17. But it mast be remembered that the parties to a proceeding under Section 145 need not attend, nor can they be compelled to attend, nor if they choose to attend, can they be compelled to remain. How would the evidence be read over in the preseuce of those who did not attend?
18. Moreover, those who did attend could prevent the evidence of their opponents being read over in their presence by at once leaving the Court when it was attempted to read over the evidence in their presence. The result obviously would be that no proceedings under Section 145 could be carried out for each party could render them impossible. Section 145 (4) provides that the Magistrate shall receive all evidence as may be produced, and take such further evidence as he thinks necessary, but any party could, if Section 360 applies to the Chapter XII, render the taking of any evidence impossible. The Legislature clearly could not contemplate such an absurdity, and for this reason deliberately omitted 'parties' from Section 360. Attempts have been made to argue that the Code makes a distinction between accused persons, and that the expression. 'accused ' may be divided into two branches, persons accused of an offence and any person against whom proceedings are instituted under Section 107 or Chapter X, Chapters XI, XII, XXXVI or Section 552, and reliance had been placed on Section 310 (2) and (2) where these two classes of persons are referred to. But this argument will not stand the simplest test. In Section 342 the expression used is ' accused ' which would presumably include both the branches, viz., persons accused of an offence and parties to proceedings under Section 145. No oath shall be administered to an accused, and, therefore, no oath can be administered to a party to a Section 145 proceedings. Yet Section 340 (2) provides that a party may offer himself as a witness.
19. Section 5 of the Indian Oaths Act provides that an oath shall be administered to a witness. It is not necessary to elaborate this point further. A very little consideration will show at once the absurdities into which we are led if we accept the expression 'accused' in Section 360 as including the parties to a proceeding under Chapter XII. I am, therefore, of opinion that the expression ' accused', as used in Section 360, does not include the parties to a proceeding under Chapter XII.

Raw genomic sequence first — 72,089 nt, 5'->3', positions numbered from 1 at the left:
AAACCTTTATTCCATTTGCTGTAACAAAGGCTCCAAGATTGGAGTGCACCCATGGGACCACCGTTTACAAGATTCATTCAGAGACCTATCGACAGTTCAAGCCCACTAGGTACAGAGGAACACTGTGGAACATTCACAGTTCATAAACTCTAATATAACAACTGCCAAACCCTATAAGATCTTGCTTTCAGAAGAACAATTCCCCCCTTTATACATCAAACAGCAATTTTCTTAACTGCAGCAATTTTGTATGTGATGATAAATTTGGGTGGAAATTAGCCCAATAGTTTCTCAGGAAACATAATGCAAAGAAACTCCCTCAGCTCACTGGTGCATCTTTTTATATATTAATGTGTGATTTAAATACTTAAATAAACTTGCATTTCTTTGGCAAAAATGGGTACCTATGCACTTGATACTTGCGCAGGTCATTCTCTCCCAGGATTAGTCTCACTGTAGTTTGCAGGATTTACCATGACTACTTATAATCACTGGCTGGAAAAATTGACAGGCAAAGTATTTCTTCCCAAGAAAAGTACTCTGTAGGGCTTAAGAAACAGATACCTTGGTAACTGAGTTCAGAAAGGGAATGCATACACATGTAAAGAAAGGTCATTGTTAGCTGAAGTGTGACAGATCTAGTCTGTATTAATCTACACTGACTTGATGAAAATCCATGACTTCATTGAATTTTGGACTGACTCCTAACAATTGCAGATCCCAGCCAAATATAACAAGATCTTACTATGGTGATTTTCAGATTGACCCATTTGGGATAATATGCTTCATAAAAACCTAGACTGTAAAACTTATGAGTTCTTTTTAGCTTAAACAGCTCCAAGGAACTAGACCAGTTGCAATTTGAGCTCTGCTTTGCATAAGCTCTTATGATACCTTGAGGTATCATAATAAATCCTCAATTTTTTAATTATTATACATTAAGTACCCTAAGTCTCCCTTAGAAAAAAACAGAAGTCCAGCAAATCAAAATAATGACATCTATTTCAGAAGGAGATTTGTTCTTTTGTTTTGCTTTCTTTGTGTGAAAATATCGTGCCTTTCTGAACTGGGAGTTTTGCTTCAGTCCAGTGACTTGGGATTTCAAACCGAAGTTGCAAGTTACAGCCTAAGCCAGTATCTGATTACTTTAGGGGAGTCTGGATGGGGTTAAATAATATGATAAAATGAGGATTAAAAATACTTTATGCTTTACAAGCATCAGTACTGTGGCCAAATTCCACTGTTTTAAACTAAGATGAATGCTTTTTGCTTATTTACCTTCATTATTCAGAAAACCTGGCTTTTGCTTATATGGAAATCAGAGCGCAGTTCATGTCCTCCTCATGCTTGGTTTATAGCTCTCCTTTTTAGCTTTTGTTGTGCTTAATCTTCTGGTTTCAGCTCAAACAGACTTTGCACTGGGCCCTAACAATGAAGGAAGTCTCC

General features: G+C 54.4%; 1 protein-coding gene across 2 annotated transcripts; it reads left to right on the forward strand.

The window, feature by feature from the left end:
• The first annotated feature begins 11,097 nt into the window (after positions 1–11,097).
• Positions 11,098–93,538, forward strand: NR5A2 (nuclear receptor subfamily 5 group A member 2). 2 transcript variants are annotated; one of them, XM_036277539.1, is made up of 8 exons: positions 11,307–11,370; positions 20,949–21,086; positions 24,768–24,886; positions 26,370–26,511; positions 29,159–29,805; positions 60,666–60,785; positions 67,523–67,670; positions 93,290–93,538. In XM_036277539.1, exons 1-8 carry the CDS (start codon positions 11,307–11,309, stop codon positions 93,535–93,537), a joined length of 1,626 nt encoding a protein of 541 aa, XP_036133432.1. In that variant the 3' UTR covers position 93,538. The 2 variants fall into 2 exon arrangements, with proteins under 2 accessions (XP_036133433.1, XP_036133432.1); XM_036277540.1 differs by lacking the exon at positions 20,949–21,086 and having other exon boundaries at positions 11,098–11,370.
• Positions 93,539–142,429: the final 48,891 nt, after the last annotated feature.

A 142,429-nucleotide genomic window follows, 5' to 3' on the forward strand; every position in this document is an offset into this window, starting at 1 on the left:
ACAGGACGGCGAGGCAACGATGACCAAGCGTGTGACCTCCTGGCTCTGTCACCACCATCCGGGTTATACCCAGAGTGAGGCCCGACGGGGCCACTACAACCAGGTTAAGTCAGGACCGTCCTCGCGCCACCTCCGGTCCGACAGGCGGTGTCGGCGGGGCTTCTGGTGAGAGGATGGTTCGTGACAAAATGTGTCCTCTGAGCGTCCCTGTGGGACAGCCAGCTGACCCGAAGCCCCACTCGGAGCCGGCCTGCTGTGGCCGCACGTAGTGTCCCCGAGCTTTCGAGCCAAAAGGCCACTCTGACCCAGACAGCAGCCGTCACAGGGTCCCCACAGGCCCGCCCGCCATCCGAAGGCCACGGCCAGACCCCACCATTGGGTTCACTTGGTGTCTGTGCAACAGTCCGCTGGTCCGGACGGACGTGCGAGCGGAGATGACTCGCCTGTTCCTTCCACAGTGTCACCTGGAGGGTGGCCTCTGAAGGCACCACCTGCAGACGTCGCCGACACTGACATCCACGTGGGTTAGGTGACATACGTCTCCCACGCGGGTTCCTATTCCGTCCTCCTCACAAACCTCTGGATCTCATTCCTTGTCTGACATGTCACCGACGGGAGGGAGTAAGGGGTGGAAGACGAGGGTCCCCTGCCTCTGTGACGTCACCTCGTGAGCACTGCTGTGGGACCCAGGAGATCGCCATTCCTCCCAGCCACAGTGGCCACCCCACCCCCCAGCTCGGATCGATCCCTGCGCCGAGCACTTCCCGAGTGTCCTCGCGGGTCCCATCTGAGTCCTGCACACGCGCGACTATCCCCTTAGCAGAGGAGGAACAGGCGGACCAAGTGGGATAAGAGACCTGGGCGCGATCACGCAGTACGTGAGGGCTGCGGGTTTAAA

20. It has also been argued that even if the expression accused', as used in Section 360, does not include the parties to a proceeding under Chapter XII, still so much of the Section must be observed in such proceedings as relates to the reading over to the witness That is to say, the evidence must be read over to the witness. I do not agree with the contention for the simple reason that it does not appear to me that the Section requires it.
21. The line of argument is that the Legislature enacted the Section for the protection of the witness as well as of the accused, and, secondly, that, unless the evidence is read over, the witness cannot be prosecuted for perjury. The two arguments it will be seen are mutually destructive, for obviously, if a witness, if the evidence were not read over to him, could not be prosecuted for perjury he would be far better protected than if the evidence was read over to him so that, if necessary, he could be prosecuted. It is always dangerous to attempt to speculate as to what was or was not the intention of the Legislature in enacting any particular Section of an Act. The Judge is liable to attribute to the Legislature what he himself thinks should have been their intention, and so twist the Section to fit in with his own views as to what he thinks it ought to mean. Probably the safer course is to hold that the Legislature intended exactly what it says. In the present Section 360 the Legislature provides that the evidence shall be read over in the presence of the accused If it contemplated that, if there was no accused, it should still be read over to the witness it would have said so. We cannot presume that the Legislature is ignorant of the provisions of the Code that it is enacting or amending. The next argument is that unless the evidence is read over to the witness he cannot be prosecuted for perjury. I admit I cannot follow this argument. A prosecution for giving false evidence is based on the statement the person made in Court. This can be proved by many ways, e.g., by oral evidence or the written record of what he said. Section 80 of the Evidence Act would still apply to such a record, even though it had not been read over to the witness, if the law did not provide that it should be read over to him. There is no particular virtue to be attached to the process of reading over the evidence to the witness, as anyone who has had any practical experience of the operation realises. In the High Court Sessions trials the evidence is never read over, and up to a short time ago the only record of it was the Judge's note. Yet I never heard it suggested that a witness who gave false evidence in the High Court Sessions could not be prosecuted. Neither is the evidence read over to the witness in summons cases, or in any case, tried by a Presidency Magistrate.